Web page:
Workplace violence Health care/social assistance Health Care Workers

Preventing violence in health care: OSHA seeks comment on possible standard


Photo: Wavebreak/iStockphoto

Washington – OSHA has announced a Request for Information on whether the agency should propose a standard aimed at preventing workplace violence in the health care and social assistance sectors.

The RFI follows a report from the Government Accountability Office that found rates of workplace violence in those industries are “substantially higher” than in private industry overall. The full extent of the issue is unknown, GAO stated, but the most recent available data from 2013 showed that health care workers at in-patient facilities, including hospitals and nursing and residential care facilities, experienced a rate of workplace violence five to 12 times greater than the general private-sector worker population.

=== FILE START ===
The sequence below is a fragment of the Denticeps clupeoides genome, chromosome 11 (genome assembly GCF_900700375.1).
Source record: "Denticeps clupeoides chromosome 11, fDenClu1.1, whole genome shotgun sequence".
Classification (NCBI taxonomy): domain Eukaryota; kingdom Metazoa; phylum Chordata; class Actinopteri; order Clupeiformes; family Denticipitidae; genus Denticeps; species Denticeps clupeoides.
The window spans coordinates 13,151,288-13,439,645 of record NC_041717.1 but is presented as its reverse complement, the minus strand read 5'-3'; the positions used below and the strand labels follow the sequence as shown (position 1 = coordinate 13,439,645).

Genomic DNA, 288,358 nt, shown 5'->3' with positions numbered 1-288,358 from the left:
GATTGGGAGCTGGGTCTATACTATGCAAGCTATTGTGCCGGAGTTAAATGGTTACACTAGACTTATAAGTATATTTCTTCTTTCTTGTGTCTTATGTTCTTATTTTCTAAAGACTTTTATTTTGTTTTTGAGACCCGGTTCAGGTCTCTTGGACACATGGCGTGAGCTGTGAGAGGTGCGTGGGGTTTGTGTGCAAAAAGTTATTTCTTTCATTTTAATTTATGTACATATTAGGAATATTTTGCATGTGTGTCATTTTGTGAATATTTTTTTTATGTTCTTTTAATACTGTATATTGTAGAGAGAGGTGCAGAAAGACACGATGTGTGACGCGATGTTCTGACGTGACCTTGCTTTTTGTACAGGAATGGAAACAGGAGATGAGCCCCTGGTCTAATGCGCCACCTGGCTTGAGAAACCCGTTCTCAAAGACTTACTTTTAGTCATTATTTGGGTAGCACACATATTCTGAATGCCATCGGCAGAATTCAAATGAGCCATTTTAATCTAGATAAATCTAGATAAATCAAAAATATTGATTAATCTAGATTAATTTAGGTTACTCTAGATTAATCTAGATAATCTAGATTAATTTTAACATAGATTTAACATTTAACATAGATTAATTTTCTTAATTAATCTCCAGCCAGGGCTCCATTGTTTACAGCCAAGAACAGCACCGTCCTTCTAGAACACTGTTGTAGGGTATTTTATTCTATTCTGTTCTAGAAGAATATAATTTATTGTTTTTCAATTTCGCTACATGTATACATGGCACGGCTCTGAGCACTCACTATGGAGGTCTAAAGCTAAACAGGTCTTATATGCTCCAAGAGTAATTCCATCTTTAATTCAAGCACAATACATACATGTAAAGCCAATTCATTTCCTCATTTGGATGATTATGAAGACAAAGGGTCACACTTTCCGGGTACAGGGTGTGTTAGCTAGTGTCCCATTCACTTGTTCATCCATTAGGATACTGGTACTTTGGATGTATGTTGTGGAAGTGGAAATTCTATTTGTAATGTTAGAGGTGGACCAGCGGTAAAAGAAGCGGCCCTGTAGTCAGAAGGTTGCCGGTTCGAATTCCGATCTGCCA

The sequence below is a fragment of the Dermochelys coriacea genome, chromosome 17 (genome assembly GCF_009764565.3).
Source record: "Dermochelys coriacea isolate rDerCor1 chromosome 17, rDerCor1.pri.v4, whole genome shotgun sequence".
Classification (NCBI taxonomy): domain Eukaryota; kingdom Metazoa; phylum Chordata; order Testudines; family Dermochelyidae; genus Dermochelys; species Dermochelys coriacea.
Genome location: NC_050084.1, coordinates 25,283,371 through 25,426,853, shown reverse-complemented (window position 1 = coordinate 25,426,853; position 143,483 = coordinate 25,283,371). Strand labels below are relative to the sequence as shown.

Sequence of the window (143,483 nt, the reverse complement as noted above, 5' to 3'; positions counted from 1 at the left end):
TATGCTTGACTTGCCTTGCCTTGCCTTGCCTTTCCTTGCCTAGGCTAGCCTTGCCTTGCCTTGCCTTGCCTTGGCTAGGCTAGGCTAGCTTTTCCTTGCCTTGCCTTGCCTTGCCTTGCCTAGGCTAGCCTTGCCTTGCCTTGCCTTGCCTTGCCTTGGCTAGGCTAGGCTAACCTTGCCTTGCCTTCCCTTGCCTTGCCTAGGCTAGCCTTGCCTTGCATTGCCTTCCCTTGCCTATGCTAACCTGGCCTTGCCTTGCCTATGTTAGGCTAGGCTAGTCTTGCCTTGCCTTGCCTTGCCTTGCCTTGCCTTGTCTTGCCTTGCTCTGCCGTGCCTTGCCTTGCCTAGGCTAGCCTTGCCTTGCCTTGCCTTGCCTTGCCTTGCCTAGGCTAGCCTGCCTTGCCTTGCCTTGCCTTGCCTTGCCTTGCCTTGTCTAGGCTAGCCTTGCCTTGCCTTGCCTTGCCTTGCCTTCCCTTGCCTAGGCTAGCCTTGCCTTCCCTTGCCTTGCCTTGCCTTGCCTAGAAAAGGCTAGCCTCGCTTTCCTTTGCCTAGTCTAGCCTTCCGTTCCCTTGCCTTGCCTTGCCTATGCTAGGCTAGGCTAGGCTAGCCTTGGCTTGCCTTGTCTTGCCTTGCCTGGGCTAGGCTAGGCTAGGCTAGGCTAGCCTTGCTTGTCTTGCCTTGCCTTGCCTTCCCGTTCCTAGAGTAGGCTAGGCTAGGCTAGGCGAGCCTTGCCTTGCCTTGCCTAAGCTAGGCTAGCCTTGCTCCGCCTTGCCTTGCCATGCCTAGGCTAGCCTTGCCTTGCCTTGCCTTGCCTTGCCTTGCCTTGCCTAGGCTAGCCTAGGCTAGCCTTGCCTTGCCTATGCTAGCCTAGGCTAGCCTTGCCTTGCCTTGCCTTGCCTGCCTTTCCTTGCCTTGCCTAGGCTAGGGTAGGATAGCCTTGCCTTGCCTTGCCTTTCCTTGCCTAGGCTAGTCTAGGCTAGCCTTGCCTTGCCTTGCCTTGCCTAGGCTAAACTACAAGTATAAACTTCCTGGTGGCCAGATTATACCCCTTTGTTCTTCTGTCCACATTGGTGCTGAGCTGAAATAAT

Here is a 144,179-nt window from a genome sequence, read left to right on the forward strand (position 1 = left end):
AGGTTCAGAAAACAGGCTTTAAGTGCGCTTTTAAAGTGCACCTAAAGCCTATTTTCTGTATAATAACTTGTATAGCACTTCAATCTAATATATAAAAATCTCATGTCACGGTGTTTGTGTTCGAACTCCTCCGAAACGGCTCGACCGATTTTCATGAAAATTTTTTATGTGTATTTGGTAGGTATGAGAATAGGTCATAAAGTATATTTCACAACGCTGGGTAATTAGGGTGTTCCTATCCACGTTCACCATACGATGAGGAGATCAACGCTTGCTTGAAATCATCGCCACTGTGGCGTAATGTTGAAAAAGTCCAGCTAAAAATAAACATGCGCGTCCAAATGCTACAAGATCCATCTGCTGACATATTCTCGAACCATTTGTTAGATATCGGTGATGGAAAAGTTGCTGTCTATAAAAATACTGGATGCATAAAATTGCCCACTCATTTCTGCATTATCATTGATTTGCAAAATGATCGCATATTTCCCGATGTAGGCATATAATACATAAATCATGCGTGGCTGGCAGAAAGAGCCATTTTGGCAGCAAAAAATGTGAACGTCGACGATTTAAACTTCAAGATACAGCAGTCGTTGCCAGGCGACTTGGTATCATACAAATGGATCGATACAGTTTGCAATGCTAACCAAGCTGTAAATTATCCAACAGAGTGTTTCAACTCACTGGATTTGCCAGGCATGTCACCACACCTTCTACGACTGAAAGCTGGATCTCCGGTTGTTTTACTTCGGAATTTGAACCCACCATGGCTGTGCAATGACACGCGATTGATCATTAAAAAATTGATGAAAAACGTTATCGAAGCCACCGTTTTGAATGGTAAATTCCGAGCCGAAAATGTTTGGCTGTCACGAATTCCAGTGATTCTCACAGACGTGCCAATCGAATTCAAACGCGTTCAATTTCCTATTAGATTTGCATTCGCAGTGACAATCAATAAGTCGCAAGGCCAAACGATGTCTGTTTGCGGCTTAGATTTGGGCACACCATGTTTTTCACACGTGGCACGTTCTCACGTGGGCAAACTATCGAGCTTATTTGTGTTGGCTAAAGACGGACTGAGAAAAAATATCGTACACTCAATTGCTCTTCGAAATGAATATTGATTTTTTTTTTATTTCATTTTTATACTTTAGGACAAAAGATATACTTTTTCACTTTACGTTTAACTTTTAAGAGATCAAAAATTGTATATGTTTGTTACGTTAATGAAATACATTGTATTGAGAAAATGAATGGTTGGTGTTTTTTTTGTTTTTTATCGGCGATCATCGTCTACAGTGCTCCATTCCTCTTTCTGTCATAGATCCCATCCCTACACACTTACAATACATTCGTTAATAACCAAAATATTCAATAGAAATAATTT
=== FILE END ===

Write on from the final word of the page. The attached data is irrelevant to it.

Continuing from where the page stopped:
The most common types of reported assaults are hitting, kicking and beating, according to GAO, and incidents likely are underreported.

The deadline to submit comments is April 6.

In addition, a public meeting on the matter is scheduled for Jan. 10 in Washington.

In July, a coalition of labor unions sent a petition to Secretary of Labor Thomas Perez, calling for a standard on preventing workplace violence in health care. That same month, Silver Spring, MD-based National Nurses United sent its own petition to Perez and OSHA administrator David Michaels, detailing proposed elements of a standard.

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